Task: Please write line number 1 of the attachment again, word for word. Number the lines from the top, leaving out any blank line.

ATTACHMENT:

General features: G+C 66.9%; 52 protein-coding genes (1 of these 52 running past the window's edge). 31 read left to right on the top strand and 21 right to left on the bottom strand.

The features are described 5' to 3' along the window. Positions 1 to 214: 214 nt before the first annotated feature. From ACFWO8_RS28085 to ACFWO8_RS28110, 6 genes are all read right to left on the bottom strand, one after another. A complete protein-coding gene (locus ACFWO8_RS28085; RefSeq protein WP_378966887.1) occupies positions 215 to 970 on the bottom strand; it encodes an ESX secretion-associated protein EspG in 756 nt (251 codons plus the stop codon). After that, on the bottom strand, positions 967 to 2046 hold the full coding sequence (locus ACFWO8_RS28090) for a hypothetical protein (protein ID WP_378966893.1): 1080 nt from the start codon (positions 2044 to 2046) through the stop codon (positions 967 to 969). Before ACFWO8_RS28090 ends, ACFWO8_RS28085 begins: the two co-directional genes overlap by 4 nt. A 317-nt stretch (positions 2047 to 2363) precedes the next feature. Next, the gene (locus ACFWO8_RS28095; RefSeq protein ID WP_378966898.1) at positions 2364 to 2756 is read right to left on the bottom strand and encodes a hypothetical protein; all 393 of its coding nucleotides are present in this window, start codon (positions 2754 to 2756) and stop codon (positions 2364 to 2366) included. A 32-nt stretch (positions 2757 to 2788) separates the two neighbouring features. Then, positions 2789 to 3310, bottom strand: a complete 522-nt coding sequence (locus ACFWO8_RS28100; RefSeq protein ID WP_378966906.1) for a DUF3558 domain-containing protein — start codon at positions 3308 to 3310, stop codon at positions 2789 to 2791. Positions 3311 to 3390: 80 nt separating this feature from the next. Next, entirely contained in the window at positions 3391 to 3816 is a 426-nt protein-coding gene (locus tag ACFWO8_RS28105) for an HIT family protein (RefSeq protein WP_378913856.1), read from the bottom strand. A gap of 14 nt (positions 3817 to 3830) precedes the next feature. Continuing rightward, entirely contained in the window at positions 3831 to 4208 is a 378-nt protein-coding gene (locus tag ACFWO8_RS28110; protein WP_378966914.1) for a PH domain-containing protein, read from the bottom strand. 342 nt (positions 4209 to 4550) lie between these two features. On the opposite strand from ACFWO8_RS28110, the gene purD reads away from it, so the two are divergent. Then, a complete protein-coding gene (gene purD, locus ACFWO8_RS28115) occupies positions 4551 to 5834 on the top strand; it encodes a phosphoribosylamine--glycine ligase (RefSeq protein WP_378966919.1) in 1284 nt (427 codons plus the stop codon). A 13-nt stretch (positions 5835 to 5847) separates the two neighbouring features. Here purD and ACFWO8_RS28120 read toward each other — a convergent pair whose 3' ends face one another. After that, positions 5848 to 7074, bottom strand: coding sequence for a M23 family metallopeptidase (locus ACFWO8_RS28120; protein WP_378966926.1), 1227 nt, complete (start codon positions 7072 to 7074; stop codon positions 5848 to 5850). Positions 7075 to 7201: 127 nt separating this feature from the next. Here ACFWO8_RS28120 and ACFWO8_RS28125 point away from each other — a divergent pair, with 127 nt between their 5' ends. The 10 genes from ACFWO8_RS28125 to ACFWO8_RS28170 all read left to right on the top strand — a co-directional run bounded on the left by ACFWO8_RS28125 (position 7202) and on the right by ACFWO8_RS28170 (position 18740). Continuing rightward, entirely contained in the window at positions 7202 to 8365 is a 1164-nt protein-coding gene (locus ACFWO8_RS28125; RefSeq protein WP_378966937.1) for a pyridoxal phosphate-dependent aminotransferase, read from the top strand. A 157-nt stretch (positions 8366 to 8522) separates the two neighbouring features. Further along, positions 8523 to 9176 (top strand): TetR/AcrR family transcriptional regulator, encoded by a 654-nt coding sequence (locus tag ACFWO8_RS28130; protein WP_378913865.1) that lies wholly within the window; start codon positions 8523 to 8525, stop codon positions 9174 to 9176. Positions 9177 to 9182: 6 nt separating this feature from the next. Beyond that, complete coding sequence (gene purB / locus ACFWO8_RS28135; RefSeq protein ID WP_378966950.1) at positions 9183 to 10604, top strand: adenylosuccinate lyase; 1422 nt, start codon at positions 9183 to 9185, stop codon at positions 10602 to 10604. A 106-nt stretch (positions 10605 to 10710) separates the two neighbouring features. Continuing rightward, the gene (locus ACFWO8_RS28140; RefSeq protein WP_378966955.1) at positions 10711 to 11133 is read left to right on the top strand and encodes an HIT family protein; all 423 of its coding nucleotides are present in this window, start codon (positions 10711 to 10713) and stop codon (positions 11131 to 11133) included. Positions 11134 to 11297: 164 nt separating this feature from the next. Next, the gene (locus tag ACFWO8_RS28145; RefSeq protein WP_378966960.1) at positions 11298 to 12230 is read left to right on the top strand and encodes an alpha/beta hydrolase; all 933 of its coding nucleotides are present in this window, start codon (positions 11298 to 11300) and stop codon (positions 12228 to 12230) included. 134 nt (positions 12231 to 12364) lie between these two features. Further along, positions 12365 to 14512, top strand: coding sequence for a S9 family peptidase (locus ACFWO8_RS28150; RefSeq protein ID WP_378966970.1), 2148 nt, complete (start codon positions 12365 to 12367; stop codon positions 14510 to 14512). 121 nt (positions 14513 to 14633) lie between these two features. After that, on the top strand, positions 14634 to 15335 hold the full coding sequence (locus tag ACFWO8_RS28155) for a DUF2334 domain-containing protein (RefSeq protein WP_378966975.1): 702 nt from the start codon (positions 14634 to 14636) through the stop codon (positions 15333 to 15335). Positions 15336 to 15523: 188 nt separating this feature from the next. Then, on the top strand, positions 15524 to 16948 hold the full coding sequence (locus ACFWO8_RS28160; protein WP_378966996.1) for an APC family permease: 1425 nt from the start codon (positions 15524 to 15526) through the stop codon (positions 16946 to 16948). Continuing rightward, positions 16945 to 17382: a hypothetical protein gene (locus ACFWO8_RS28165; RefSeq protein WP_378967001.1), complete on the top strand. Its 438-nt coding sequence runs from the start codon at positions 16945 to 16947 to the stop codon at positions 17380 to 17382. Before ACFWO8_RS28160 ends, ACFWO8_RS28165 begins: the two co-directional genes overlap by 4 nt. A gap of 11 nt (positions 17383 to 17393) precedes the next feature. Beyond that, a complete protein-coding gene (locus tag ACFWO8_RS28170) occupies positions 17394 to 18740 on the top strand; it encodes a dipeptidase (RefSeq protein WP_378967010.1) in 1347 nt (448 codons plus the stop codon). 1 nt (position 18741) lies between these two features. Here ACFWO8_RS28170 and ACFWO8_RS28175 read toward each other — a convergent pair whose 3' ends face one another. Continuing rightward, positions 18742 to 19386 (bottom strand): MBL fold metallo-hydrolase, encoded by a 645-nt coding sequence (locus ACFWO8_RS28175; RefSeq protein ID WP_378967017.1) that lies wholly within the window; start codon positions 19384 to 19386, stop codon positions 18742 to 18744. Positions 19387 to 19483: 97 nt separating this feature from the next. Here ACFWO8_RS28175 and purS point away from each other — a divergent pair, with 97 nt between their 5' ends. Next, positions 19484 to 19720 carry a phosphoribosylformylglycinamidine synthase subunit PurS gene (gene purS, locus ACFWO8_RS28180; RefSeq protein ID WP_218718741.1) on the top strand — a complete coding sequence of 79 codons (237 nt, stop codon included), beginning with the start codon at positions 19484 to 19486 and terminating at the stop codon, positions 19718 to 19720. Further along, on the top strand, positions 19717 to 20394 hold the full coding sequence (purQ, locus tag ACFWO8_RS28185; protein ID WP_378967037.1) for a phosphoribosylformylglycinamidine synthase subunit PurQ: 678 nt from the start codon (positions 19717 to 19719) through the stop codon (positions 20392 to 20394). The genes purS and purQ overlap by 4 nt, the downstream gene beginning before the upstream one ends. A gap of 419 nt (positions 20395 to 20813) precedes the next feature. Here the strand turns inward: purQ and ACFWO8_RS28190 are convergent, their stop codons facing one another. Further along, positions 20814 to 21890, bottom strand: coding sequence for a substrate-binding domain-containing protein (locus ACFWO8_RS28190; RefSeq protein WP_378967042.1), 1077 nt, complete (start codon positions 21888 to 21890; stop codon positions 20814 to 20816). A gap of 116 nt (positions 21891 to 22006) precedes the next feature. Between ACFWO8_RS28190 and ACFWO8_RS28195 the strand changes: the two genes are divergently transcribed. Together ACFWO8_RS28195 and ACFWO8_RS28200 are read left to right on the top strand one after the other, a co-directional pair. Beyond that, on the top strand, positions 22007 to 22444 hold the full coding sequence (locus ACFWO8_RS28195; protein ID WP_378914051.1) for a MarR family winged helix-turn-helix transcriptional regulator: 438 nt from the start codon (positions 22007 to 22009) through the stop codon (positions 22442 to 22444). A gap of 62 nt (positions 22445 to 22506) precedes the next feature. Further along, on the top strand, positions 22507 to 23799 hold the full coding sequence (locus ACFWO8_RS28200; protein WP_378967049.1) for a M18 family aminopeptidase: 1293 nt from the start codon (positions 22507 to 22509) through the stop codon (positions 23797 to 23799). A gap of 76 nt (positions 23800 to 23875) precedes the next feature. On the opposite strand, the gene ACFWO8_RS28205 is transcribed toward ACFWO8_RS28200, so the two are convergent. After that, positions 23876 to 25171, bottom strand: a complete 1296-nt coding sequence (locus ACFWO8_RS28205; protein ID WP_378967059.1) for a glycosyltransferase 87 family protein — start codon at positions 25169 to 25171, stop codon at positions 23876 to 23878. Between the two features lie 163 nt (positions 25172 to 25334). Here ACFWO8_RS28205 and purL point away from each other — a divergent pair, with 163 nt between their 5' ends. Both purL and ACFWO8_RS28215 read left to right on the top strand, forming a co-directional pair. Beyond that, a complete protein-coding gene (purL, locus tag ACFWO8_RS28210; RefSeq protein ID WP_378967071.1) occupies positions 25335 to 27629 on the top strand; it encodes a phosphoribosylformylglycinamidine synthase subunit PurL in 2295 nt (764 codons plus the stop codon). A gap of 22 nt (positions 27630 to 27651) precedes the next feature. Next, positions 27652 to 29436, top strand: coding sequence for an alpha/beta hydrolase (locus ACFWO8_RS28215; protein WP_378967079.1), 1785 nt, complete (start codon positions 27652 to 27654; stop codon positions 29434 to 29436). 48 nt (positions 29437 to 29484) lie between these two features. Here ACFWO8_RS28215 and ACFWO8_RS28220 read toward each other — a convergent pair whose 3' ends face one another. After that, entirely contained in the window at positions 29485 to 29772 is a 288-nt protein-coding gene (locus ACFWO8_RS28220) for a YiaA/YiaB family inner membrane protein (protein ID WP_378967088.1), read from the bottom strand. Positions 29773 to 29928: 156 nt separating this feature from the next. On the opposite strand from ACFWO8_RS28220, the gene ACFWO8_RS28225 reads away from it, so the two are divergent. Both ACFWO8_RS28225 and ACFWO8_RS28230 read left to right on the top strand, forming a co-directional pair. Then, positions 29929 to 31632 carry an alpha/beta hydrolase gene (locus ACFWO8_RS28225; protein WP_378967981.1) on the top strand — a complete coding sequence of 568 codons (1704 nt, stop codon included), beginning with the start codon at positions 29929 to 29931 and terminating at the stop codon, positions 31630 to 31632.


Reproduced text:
General features: G+C 66.9%; 52 protein-coding genes (1 of these 52 running past the window's edge). 31 read left to right on the top strand and 21 right to left on the bottom strand.